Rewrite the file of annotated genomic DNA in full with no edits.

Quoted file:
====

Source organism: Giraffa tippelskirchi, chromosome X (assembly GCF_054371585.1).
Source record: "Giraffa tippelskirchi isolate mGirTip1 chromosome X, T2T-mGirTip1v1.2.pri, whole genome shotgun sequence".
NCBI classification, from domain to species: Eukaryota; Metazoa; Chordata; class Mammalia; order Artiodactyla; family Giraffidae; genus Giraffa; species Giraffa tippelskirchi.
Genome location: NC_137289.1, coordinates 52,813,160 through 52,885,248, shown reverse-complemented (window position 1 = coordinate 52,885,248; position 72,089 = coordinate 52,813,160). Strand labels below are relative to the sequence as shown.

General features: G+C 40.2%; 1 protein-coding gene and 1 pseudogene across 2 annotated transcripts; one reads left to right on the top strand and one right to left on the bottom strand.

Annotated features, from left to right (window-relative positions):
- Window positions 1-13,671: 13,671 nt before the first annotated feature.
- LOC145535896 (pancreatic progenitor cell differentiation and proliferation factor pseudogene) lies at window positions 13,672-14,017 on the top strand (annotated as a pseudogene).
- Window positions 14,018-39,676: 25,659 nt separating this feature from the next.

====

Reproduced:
Source organism: Giraffa tippelskirchi, chromosome X (assembly GCF_054371585.1).
Source record: "Giraffa tippelskirchi isolate mGirTip1 chromosome X, T2T-mGirTip1v1.2.pri, whole genome shotgun sequence".
NCBI classification, from domain to species: Eukaryota; Metazoa; Chordata; class Mammalia; order Artiodactyla; family Giraffidae; genus Giraffa; species Giraffa tippelskirchi.
Genome location: NC_137289.1, coordinates 52,813,160 through 52,885,248, shown reverse-complemented (window position 1 = coordinate 52,885,248; position 72,089 = coordinate 52,813,160). Strand labels below are relative to the sequence as shown.

General features: G+C 40.2%; 1 protein-coding gene and 1 pseudogene across 2 annotated transcripts; one reads left to right on the top strand and one right to left on the bottom strand.

Annotated features, from left to right (window-relative positions):
- Window positions 1-13,671: 13,671 nt before the first annotated feature.
- LOC145535896 (pancreatic progenitor cell differentiation and proliferation factor pseudogene) lies at window positions 13,672-14,017 on the top strand (annotated as a pseudogene).
- Window positions 14,018-39,676: 25,659 nt separating this feature from the next.